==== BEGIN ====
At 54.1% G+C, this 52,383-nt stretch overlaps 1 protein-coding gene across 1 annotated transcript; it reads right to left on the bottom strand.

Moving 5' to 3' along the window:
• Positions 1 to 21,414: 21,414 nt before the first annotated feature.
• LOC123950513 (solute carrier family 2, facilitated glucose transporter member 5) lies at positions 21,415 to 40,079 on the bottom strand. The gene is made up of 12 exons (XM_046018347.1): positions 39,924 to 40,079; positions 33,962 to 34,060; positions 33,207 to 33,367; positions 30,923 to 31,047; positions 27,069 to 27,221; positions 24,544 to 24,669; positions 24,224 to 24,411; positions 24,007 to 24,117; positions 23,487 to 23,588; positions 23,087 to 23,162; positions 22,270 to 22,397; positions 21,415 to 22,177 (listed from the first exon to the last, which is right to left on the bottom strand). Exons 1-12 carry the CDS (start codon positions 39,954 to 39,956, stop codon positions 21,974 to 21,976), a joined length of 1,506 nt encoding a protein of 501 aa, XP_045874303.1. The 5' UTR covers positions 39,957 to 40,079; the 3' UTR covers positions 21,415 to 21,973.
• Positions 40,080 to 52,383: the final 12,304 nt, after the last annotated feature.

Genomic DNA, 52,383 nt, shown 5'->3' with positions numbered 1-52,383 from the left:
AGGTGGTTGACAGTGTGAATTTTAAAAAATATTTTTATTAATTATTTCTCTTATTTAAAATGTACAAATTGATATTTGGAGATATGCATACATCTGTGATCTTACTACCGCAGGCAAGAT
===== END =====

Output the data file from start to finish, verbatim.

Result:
At 54.1% G+C, this 52,383-nt stretch overlaps 1 protein-coding gene across 1 annotated transcript; it reads right to left on the bottom strand.

Moving 5' to 3' along the window:
• Positions 1 to 21,414: 21,414 nt before the first annotated feature.
• LOC123950513 (solute carrier family 2, facilitated glucose transporter member 5) lies at positions 21,415 to 40,079 on the bottom strand. The gene is made up of 12 exons (XM_046018347.1): positions 39,924 to 40,079; positions 33,962 to 34,060; positions 33,207 to 33,367; positions 30,923 to 31,047; positions 27,069 to 27,221; positions 24,544 to 24,669; positions 24,224 to 24,411; positions 24,007 to 24,117; positions 23,487 to 23,588; positions 23,087 to 23,162; positions 22,270 to 22,397; positions 21,415 to 22,177 (listed from the first exon to the last, which is right to left on the bottom strand). Exons 1-12 carry the CDS (start codon positions 39,954 to 39,956, stop codon positions 21,974 to 21,976), a joined length of 1,506 nt encoding a protein of 501 aa, XP_045874303.1. The 5' UTR covers positions 39,957 to 40,079; the 3' UTR covers positions 21,415 to 21,973.
• Positions 40,080 to 52,383: the final 12,304 nt, after the last annotated feature.

Genomic DNA, 52,383 nt, shown 5'->3' with positions numbered 1-52,383 from the left:
AGGTGGTTGACAGTGTGAATTTTAAAAAATATTTTTATTAATTATTTCTCTTATTTAAAATGTACAAATTGATATTTGGAGATATGCATACATCTGTGATCTTACTACCGCAGGCAAGAT